Real lives: What drives a parent to kill?
21st November 2010
It's the most heinous crime of all – yet in just two weeks this summer a cluster of cases of filicide hit the headlines.
A mother walks into a police station, her wrists slashed, carrying the lifeless body of her two-year-old son who has been strangled and stabbed. (She was later charged with his murder.) A father, described as ‘an all-round good person’, kills his six-year-old diabetic son with an insulin overdose before killing himself. He has recently parted from the boy’s mother and fears losing his livelihood. Another ‘loving’ mother is sentenced after smothering her angelic-looking three-year-old daughter with her favourite Piglet pyjama case then attempting to slash her own wrists. It transpires that she has misled her estranged husband into believing he was her child’s father, and was facing a custody battle.
Perhaps most horrifying is the fact that these stories of vindictiveness, jealousy and despair appeared in newspapers over a single two-week period this summer. Behind the headlines in each case is a shattered family tormented by questions that will haunt the survivors for the rest of their lives, yet the background to filicide – a word hardly ever used, perhaps because society deems the crime it describes to be literally unspeakable – is nearly always horribly mundane, some commonplace story of the family break-up endemic in life today.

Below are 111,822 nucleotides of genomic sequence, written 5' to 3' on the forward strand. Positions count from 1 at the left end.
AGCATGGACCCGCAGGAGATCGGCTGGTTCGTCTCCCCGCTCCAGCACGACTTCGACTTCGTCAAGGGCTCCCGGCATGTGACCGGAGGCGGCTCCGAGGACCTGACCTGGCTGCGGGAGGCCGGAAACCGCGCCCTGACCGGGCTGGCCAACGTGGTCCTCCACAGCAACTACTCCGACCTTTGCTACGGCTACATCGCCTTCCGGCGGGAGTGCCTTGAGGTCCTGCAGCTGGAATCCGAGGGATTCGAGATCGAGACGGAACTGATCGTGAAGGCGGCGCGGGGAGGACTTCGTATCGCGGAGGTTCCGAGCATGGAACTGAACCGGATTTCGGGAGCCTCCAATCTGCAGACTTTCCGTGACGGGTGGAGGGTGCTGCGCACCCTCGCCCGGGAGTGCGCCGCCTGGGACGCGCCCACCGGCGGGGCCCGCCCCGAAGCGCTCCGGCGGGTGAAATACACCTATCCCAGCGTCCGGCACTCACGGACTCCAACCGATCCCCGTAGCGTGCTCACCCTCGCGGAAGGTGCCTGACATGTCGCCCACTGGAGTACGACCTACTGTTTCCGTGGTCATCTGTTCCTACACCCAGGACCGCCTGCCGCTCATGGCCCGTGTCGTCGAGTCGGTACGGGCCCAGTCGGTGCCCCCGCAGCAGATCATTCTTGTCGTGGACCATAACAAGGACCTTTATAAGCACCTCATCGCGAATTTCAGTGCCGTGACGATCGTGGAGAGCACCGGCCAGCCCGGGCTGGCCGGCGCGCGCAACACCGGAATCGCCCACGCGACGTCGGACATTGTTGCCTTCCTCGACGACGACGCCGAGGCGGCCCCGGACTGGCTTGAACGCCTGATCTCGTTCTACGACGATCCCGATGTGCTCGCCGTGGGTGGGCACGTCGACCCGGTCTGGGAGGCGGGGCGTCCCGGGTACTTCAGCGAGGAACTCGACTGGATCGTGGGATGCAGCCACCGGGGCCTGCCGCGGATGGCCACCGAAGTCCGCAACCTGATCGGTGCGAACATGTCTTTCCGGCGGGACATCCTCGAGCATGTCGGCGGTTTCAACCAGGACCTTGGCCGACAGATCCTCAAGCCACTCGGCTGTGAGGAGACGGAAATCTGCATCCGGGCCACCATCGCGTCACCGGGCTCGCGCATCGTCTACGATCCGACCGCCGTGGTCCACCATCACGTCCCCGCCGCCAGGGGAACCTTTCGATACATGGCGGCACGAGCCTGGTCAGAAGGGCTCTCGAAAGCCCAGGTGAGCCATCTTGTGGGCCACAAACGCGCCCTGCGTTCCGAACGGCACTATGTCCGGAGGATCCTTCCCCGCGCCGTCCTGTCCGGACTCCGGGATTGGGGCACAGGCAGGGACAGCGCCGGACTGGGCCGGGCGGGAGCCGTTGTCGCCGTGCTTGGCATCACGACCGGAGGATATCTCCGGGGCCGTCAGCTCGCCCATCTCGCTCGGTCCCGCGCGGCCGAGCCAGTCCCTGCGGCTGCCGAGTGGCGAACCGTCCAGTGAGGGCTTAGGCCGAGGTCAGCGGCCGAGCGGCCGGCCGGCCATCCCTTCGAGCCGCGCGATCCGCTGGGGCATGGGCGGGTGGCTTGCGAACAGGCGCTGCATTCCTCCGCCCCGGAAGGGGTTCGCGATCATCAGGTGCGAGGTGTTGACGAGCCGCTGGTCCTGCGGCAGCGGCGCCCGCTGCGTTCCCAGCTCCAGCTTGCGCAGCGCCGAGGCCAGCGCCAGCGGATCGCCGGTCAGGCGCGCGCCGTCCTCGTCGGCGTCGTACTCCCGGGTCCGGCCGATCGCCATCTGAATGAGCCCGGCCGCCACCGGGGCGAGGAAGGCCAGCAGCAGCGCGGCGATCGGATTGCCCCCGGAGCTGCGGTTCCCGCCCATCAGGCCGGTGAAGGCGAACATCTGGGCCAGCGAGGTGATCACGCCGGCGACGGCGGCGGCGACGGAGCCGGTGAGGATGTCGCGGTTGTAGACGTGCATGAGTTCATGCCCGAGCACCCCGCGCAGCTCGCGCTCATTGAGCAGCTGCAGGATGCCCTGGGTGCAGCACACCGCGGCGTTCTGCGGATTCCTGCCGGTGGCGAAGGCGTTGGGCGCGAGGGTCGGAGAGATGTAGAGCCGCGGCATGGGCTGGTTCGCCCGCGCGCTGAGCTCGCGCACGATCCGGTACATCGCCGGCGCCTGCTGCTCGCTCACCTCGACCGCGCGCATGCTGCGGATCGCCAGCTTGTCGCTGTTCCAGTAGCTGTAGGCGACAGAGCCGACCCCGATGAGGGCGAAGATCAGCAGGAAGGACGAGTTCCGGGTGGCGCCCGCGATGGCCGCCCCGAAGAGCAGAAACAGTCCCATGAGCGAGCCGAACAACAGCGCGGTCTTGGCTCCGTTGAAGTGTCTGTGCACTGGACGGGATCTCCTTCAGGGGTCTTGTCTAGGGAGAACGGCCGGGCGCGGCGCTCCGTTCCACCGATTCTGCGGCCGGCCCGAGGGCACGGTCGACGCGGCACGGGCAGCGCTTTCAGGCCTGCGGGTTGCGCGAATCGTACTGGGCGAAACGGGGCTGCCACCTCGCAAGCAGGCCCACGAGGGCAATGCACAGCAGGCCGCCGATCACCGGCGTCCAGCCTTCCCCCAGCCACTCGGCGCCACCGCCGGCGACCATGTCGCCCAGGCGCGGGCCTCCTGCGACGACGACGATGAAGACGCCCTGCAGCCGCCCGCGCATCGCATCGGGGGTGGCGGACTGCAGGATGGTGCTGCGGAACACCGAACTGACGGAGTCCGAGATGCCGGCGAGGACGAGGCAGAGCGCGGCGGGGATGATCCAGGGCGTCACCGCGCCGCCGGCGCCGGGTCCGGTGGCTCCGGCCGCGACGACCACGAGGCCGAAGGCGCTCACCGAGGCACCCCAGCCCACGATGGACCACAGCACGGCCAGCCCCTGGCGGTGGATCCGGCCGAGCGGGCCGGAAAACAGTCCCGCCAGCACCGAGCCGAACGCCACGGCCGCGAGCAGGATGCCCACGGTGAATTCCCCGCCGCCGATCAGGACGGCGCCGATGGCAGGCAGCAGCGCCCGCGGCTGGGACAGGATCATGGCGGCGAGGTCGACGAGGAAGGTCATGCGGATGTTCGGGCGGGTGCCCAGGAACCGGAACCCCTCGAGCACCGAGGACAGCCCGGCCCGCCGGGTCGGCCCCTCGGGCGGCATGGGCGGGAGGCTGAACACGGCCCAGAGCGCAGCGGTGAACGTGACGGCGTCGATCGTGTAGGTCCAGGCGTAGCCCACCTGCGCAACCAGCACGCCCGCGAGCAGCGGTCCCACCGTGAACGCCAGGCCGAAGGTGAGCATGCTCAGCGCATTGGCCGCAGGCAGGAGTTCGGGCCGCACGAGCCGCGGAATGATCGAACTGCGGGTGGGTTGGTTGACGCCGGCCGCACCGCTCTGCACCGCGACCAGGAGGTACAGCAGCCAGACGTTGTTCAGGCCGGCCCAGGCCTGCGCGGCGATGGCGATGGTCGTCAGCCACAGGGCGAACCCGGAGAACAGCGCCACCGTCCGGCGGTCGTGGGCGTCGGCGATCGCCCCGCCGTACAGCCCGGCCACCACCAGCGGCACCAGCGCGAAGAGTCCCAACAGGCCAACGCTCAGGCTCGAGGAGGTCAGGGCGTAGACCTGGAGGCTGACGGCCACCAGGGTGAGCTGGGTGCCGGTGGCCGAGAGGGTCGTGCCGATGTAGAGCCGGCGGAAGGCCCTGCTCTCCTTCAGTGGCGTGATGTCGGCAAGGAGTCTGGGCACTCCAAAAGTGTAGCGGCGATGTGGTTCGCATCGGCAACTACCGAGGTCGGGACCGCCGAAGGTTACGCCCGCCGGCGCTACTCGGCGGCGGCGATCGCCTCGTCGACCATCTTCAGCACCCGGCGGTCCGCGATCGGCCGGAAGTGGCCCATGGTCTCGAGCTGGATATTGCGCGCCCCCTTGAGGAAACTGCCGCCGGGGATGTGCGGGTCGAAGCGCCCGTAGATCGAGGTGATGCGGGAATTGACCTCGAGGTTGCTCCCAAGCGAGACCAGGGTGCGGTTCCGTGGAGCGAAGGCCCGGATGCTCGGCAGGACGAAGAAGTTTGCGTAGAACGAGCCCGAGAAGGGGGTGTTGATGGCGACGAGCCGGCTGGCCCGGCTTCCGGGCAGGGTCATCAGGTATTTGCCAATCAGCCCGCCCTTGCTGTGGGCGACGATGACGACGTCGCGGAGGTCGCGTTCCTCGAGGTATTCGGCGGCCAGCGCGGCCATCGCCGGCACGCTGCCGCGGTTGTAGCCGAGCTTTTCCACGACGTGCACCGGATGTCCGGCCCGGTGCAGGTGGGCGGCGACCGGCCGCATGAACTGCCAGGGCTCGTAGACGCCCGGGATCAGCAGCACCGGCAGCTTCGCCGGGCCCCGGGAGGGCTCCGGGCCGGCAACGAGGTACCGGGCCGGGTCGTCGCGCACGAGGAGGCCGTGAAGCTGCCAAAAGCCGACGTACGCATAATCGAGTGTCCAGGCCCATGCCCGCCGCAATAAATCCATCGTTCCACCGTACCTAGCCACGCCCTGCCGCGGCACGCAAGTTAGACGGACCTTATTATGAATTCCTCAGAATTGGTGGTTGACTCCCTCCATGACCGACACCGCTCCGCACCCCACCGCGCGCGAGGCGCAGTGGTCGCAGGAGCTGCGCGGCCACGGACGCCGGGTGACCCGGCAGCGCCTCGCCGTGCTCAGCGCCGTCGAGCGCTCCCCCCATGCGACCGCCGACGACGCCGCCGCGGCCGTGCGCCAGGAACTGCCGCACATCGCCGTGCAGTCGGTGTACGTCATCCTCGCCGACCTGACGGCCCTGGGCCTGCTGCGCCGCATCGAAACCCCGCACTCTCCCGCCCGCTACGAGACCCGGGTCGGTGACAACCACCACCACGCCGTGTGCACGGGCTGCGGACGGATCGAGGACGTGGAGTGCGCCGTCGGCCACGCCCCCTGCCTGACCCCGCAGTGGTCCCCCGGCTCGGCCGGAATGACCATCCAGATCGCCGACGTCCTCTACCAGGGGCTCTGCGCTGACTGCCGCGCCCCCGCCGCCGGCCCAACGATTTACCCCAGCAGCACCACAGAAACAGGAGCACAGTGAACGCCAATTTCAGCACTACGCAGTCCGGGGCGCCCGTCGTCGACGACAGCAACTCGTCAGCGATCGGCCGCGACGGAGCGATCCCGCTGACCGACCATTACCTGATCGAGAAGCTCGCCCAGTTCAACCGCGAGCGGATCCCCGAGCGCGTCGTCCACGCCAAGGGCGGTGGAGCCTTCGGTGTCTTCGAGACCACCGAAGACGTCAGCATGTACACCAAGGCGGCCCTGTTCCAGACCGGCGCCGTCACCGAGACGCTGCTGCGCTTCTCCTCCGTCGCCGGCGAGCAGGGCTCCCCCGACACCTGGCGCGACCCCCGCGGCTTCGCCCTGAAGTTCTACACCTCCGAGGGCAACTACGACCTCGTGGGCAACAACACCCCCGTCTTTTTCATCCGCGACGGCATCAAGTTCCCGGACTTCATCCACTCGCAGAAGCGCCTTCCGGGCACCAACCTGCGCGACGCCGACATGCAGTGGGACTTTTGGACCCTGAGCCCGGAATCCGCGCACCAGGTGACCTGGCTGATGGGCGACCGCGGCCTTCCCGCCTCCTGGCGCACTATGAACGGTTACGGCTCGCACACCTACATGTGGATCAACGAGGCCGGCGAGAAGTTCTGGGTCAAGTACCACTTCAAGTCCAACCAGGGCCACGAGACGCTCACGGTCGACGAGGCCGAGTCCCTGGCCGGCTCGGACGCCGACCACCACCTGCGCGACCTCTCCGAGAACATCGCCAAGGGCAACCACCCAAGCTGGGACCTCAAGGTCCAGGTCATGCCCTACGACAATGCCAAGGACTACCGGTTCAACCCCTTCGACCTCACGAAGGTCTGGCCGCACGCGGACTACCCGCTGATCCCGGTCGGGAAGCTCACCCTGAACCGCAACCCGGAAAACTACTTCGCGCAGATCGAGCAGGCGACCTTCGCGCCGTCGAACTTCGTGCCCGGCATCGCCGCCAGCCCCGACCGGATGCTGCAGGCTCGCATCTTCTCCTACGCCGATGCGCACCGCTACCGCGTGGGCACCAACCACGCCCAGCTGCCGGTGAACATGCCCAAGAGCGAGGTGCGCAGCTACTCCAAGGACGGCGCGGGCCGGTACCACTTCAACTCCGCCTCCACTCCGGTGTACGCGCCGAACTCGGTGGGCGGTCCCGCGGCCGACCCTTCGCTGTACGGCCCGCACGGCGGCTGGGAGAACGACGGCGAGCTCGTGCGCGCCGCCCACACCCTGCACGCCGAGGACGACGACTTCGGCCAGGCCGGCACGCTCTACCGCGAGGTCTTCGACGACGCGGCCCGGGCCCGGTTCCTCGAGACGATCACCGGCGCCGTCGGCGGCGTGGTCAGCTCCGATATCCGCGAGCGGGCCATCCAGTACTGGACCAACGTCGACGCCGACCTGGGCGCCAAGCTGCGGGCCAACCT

For most parents in the painful throes of recent separation, the initial desperate bitterness will eventually subside. Yet seemingly more and more often the deep anger is brooded upon until it boils over into a crime of unbearable sadness and wickedness: the annihilation of a child’s life by a parent…a murder that runs so contrary to human nature that we recoil from the thought of it. How could a father bear to hear his children’s terrified screams? What deranged logic or warped love could drive a mother to kill her own child?
Even for professionals who deal with the grim aftermath, these cases are shocking.
Dr Keith Ashcroft is an investigative psychologist, based in Manchester, who has studied scene-of-crime reports of numerous family murders, often also involving the suicide – attempted or successful – of the killer-parent. ‘I’ve broken into a cold sweat looking at these photographs,’ he says. ‘They are absolutely horrendous. Yet the suicide notes tend to be unbelievably matter-of-fact and unemotional.’
The background to these horrifying murders is nearly always horribly mundane
Last Christmas – all too often the season of ill will and family conflict – Andrew Copland, 56, a painter and decorator from Aldershot, Hampshire, shot dead his four-year-old daughter Maisie, inflicted gunshot wounds on his partner from which she died the next day, then shot himself fatally through the head. Maisie and her mum had arrived on an access visit minutes earlier. Copland was described as an acknowledged ‘woman hater’, known to have a violent temper and an obsession with guns.
But there is another kind of father who can be triggered to kill, the sort invariably described by his baffled neighbours as a decent family man who lives only for his children. And therein lies the risk factor, Dr Ashcroft explains: a family so dysfunctionally close-knit that when a father – and it is usually the father, despite a cluster of recent killings by mothers – decides that life is no longer worth living, his warped logic and distorted sense of himself as protector and provider demand that he take his children and partner with him.